A Declining Trend?

Fewer adults in the U.S. smoke and there are fewer heavy smokers, according to a recent report from the Centers for Disease Control.  The report showed that 19 percent of adults in the U.S.–43.8 million—smoked cigarettes in 2011, compared to 20.9 percent in 2005.  However, there was no significant decline in smoking rates between 2010 and 2011. Also, smokers are smoking fewer cigarettes today. About 9 percent of daily smokers smoked 30 or more cigarettes a day in 2011, compared to 12.6 percent in 2005.

The CDC’s report shows a declining trend in the number and intensity level of adult smokers, but there’s still more work to be done.  Tobacco use remains the leading cause of preventable death in this country, killing approximately 443,000 Americans each year.

Secondhand smoke also takes a sizable toll on Americans’ health and productivity.  A recent study published in the American Journal of Public Health showed that secondhand smoke kills 42,000 Americans each year, including 900 infants.

Overall, the researchers found that yearly deaths from secondhand smoke accounted for about 600,000 years of potential life lost, or an average of 14.2 years per person. The price tag for that lost productivity loss equaled $6.6 billion in total — about $158,000 per death.

Reducing tobacco use saves lives and the state money. Smoking costs  the United States an estimated $96 billion in direct medical expenses and $97 billion in lost productivity each year, according to the CDC report.  Tobacco costs New York State an estimated $8.17 billion in health care costs, including $2.7 billion in Medicaid costs as a result of tobacco use.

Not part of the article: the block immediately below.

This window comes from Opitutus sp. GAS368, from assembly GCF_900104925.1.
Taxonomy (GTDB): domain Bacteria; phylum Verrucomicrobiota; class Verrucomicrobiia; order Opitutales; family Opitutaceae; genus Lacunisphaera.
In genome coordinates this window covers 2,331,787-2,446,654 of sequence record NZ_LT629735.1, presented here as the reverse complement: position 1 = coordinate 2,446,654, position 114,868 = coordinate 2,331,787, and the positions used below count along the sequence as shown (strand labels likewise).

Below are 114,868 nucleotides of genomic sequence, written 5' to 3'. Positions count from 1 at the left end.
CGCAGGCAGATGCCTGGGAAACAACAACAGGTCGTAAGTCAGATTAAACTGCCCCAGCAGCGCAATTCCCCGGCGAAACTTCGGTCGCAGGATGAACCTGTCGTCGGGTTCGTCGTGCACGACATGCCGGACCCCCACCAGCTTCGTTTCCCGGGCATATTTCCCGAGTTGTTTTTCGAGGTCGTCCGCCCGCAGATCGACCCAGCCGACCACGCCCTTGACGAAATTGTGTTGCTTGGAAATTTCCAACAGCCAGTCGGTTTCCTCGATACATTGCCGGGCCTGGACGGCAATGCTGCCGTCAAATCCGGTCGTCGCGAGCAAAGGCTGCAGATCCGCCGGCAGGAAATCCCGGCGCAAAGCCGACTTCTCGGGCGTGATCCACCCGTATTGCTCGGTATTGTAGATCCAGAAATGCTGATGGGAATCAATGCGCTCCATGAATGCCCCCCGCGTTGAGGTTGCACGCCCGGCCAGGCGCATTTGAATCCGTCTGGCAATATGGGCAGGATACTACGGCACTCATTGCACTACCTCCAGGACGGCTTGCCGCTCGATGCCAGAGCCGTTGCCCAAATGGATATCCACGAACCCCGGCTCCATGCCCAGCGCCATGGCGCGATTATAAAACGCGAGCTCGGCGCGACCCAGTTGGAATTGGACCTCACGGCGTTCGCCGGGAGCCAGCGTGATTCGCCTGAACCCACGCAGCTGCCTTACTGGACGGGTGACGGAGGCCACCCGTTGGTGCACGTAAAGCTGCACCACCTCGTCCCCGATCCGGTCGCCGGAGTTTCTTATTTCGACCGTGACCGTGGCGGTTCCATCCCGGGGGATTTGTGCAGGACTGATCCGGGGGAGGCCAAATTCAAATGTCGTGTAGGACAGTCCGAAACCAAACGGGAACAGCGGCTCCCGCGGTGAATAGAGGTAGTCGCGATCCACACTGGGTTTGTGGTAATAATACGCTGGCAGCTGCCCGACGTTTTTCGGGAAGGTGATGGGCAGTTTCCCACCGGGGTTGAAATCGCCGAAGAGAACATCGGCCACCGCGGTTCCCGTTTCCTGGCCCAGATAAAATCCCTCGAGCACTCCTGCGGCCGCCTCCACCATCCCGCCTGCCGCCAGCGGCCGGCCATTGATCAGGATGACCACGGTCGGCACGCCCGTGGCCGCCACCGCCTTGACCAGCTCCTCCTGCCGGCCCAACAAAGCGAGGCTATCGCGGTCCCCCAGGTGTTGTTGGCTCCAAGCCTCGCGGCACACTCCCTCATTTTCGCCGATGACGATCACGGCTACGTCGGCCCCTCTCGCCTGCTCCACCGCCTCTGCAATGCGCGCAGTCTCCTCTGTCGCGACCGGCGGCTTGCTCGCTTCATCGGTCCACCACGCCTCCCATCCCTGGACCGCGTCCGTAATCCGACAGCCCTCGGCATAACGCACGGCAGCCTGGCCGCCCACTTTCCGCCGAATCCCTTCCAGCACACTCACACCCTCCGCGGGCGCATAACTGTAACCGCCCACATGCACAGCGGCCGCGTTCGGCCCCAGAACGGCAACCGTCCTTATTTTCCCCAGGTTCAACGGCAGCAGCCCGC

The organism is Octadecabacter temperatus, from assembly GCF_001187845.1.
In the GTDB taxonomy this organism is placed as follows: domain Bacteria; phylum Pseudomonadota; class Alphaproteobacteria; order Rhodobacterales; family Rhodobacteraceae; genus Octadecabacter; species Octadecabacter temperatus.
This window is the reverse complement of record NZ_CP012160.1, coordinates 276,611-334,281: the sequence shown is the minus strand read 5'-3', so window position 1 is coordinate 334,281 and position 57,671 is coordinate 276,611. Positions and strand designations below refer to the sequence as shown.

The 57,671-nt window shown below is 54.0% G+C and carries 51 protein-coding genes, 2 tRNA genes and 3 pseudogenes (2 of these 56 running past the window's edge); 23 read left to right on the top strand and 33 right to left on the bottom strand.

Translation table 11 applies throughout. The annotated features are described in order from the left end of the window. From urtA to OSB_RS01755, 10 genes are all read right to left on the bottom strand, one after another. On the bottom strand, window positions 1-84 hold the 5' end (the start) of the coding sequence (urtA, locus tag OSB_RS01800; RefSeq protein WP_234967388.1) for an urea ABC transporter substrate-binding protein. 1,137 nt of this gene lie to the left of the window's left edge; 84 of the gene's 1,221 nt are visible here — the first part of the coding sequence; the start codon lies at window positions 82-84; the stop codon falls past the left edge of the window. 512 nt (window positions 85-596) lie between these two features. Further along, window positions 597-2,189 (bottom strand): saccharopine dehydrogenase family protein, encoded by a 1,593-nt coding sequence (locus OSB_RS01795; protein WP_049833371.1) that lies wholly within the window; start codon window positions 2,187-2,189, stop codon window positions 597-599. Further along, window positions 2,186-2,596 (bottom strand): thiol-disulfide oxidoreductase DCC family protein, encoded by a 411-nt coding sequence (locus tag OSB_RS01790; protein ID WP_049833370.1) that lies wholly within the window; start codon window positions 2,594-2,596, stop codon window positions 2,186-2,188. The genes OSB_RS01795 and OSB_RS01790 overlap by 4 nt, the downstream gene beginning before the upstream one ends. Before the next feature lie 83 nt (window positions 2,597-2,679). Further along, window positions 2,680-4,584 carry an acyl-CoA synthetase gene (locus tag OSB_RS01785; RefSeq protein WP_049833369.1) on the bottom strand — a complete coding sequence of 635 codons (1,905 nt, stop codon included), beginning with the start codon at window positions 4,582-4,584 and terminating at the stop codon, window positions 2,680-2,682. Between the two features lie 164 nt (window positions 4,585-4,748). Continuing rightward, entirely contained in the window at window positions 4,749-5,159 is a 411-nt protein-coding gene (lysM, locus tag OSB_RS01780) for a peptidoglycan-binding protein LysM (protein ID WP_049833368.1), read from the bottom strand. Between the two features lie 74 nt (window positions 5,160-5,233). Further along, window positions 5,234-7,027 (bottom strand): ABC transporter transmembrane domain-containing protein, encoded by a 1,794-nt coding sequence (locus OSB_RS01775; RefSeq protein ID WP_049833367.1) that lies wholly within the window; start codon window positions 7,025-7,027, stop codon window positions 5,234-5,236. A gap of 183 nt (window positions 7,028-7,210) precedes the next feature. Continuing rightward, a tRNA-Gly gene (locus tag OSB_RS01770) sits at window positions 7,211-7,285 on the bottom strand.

Research shows that states with comprehensive tobacco control programs experience faster declines in cigarette sales and smoking rates than states that do not invest in these programs.

In 2012, New York State took in $2 billion in tobacco taxes and Tobacco Master Settlement Agreement payments, but spent only $41.4 million on tobacco prevention and cessation—a mere two cents of every dollar raised.  We need to increase the overall funding for tobacco prevention and cessation programs, which have been cut in half in recent years, and provide more targeted assistance to help NYC smokers quit and ensure our youth don’t light up.

Research shows that states with comprehensive tobacco control programs experience faster declines in cigarette sales and smoking rates than states that do not invest in these programs.

Our success in bringing down smoking rates in NYC shows we know what works—price increases on tobacco products, hard-hitting educational media, strong cessation and prevention programs, and bold smoke-free policies.  The NYC Coalition is committed to bringing down smoking rates in our city, reducing tobacco marketing to our youth, and ensuring that all New Yorkers who want to quit have the resources they need.